Mind your language
Mind Your Language
*SCREAM!* Welcome to the new language that is like, totes amazeballs! From “reem” to “ridic” (an obvs example!), Style investigates the befuddling world of abbrevs-speak…
Sunday Times, 22 January 2012
When Lily Cooper (nee Allen) gave birth last November, the world wasn’t alerted to the happy event via a bland PR statement or pap shots of mother and child outside Portland Hospital. Instead, it was two simple words posted by the singer to her Twitter feed: “totes amaze”.
Forget fake boobs and Swarovski-studded mons pubis: the most seismic contribution the spray-tanned residents of The Only Way Is Essex (and their ciné vérité Made in Chelsea cousins) have made to popular culture is the way in which they speak. Their penchant for truncating words such as “obvs”, “well jel” and the Allen-favouring “totes amaze” is now percolating fast to mainstream use, crawling everywhere from fashion blogs to T4 presenters through to excitable magazine cover-lines. This new lingo isn’t just defined by the ability to shave syllables from longish words: neologisms (“wine flu”) and cleverly-crafted portmanteaus (“glamping”) are pouring into our vocab like never before. We’re all OMG-ing, WTF-ing and *SCREAM!*-ing our way into linguistic Armageddon. #justsaying.
“The whole idea of abbreviating goes with our accelerated lifestyle,” says Tony Thorne, language and innovation consultant at King’s College, plus author of the Dictionary of Contemporary Slang. “It goes hand-in-hand with SMS messaging, plus younger people now have lower boredom thresholds and lower attention spans. We want things to be instantaneous. In terms of language, it [abbrevs-speaks] is instant gratification…”
If abbrevs-speak has an antecedent, it’s in the sarky “whatevers” and “like, totally”-isms of California’s Valley Girls. Emerging in Los Angeles’ affluent San Fernando Valley during the 1970s, the Oh-my-God-ing Valley Girls and their nasal idiolect is an eerie pre-cursor to today’s teen-y argot.
However, it wasn’t until 1995 and the genius teenspeak of Alicia Silverstone-starring Clueless that ‘Valspeak’ began to penetrate this side of the Atlantic. In recent years, TV shows such as Gossip Girl, Keeping Up with the Kardashians and the real-life Valley Girls of The Hills have helped propagate Valspeak further. Which is probably how the burghers of Brentwood, Essex arrived at their own bastardised version (incidentally, the first-credited mention of ‘vajazzle’ wasn’t in TOWIE, but Jennifer Love Hewitt on a US chat show).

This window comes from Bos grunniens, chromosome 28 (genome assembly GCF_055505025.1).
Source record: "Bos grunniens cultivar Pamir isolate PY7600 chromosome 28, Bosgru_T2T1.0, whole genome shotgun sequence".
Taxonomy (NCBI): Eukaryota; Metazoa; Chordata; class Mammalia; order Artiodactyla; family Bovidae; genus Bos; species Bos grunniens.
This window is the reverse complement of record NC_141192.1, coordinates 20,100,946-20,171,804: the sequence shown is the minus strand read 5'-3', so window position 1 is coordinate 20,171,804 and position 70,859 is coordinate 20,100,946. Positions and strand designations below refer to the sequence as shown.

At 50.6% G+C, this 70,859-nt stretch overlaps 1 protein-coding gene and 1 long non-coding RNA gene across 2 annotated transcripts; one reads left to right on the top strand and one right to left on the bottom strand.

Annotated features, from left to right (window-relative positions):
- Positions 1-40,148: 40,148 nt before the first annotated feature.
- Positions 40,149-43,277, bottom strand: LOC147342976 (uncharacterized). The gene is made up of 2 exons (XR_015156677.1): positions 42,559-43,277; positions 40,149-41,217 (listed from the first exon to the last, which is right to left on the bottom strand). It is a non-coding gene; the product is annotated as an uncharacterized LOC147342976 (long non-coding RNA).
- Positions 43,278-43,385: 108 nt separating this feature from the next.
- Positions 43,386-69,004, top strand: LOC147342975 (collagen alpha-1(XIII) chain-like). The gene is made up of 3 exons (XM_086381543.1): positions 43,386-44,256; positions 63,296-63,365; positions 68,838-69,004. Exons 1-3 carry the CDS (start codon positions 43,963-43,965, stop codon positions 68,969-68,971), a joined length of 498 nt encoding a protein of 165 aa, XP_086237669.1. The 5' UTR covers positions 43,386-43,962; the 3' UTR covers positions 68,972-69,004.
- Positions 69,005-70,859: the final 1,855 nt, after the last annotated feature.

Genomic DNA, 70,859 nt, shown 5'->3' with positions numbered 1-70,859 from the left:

Of course, there have been British abbrevs-abettors too – the slashed idioms (“Bolly”) of Absolutely Fabulous and the honkingly-posh ‘Rah Girls’, who were using words like “obvs” and “boyf” in the 1990s. The influence of magazines such as Grazia, Heat and more! – all of which employ abbrevs-speak throughout their copy – can’t be under-estimated either.
“The media leapt onto TOWIE lingo in a half-ironic move, which has quickly dissolved into use without sarcastic quote marks,” says Lucy Tobin, author of ‘Teenglish’ guide Pimp Your Vocab.
Richard Wilson, author of How Not to Talk Like an Arse agrees: “There’s a cultural superiority used in that you’re using these words because they’re wrong. At the TV company I work for, people in the office use it constantly. And get away with it because they’re using it ironically.”
“[It’s similar] to the way hip hop slang comes from hardcore ghetto life but is used by white middle-class people who realise they’re not doing an Ali G, but are aware of the absurdity of using this language,” adds slang lexicographer Jonathon Green, author of the three-volume Green’s Dictionary of Slang.
But blame can’t all be apportioned at reality TV shows – technology is also responsible…
“We’re rushing and multi-tasking all the time,” says Tobin, who admits using abbrevs-variants “devo” (devastated) and “fomo” (fear of missing out). “Since most of us spend evenings Tweeting with one hand, cooking with the other, and phone chats squeezed in while the kettle’s boiling, it’s no wonder we CBA – AKA ‘can’t be arsed’ – to strain our lips or fingers with using words and phrases in their full glory.”
Green agrees. “I think the abbreviations are SMS-led. It’s driven from a pre-smartphone era when you only had 160 characters to text. Inevitably, people will contract their terms. It’s only now that people are saying them out loud.”
Such is textese’s linguistic stranglehold, “text-speak baby names” such as Samiul, Conna and Flicity have apparently appeared on birth certificates. Punctuation is also changing – see the vogue for swaddling verbs such as *sigh* and *SCREAM!* in asterisks. Twitter hashtags such as #justsaying have also crept into everyday parlance too, while Facebook is forever tinkering with our syntax, changing words like “friend” into verbs and adding “frape” and “defriend” to our lexicon.